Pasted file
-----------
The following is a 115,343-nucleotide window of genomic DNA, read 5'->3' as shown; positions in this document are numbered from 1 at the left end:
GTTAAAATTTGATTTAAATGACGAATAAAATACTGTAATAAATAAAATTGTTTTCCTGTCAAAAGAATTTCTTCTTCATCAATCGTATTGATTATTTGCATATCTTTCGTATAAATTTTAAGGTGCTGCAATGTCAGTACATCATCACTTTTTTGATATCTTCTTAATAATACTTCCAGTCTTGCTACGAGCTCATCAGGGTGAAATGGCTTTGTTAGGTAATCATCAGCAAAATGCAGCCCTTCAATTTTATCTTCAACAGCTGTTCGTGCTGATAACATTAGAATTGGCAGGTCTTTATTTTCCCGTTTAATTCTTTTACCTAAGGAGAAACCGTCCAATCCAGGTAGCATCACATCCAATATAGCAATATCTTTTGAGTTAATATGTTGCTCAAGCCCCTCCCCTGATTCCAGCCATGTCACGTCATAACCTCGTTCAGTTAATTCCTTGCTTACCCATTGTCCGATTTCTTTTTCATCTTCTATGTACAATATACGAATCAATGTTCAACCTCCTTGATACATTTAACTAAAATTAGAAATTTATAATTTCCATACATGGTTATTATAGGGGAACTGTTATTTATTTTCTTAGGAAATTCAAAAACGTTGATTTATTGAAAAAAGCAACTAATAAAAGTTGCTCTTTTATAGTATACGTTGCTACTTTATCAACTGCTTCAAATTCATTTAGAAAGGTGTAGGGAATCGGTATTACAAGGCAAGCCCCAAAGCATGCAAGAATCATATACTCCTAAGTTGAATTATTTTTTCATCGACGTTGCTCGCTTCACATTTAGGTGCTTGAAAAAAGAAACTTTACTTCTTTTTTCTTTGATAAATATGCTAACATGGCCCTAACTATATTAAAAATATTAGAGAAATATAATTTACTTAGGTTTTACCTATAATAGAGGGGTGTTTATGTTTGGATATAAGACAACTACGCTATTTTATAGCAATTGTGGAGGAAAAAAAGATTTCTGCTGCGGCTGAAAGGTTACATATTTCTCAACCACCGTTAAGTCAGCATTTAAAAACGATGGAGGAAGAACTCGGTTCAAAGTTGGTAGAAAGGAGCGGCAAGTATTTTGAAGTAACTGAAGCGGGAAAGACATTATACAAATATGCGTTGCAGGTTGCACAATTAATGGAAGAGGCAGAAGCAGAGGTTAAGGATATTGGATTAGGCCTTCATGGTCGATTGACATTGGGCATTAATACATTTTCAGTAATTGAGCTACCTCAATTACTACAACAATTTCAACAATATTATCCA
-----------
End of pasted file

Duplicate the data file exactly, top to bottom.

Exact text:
The following is a 115,343-nucleotide window of genomic DNA, read 5'->3' as shown; positions in this document are numbered from 1 at the left end:
GTTAAAATTTGATTTAAATGACGAATAAAATACTGTAATAAATAAAATTGTTTTCCTGTCAAAAGAATTTCTTCTTCATCAATCGTATTGATTATTTGCATATCTTTCGTATAAATTTTAAGGTGCTGCAATGTCAGTACATCATCACTTTTTTGATATCTTCTTAATAATACTTCCAGTCTTGCTACGAGCTCATCAGGGTGAAATGGCTTTGTTAGGTAATCATCAGCAAAATGCAGCCCTTCAATTTTATCTTCAACAGCTGTTCGTGCTGATAACATTAGAATTGGCAGGTCTTTATTTTCCCGTTTAATTCTTTTACCTAAGGAGAAACCGTCCAATCCAGGTAGCATCACATCCAATATAGCAATATCTTTTGAGTTAATATGTTGCTCAAGCCCCTCCCCTGATTCCAGCCATGTCACGTCATAACCTCGTTCAGTTAATTCCTTGCTTACCCATTGTCCGATTTCTTTTTCATCTTCTATGTACAATATACGAATCAATGTTCAACCTCCTTGATACATTTAACTAAAATTAGAAATTTATAATTTCCATACATGGTTATTATAGGGGAACTGTTATTTATTTTCTTAGGAAATTCAAAAACGTTGATTTATTGAAAAAAGCAACTAATAAAAGTTGCTCTTTTATAGTATACGTTGCTACTTTATCAACTGCTTCAAATTCATTTAGAAAGGTGTAGGGAATCGGTATTACAAGGCAAGCCCCAAAGCATGCAAGAATCATATACTCCTAAGTTGAATTATTTTTTCATCGACGTTGCTCGCTTCACATTTAGGTGCTTGAAAAAAGAAACTTTACTTCTTTTTTCTTTGATAAATATGCTAACATGGCCCTAACTATATTAAAAATATTAGAGAAATATAATTTACTTAGGTTTTACCTATAATAGAGGGGTGTTTATGTTTGGATATAAGACAACTACGCTATTTTATAGCAATTGTGGAGGAAAAAAAGATTTCTGCTGCGGCTGAAAGGTTACATATTTCTCAACCACCGTTAAGTCAGCATTTAAAAACGATGGAGGAAGAACTCGGTTCAAAGTTGGTAGAAAGGAGCGGCAAGTATTTTGAAGTAACTGAAGCGGGAAAGACATTATACAAATATGCGTTGCAGGTTGCACAATTAATGGAAGAGGCAGAAGCAGAGGTTAAGGATATTGGATTAGGCCTTCATGGTCGATTGACATTGGGCATTAATACATTTTCAGTAATTGAGCTACCTCAATTACTACAACAATTTCAACAATATTATCCA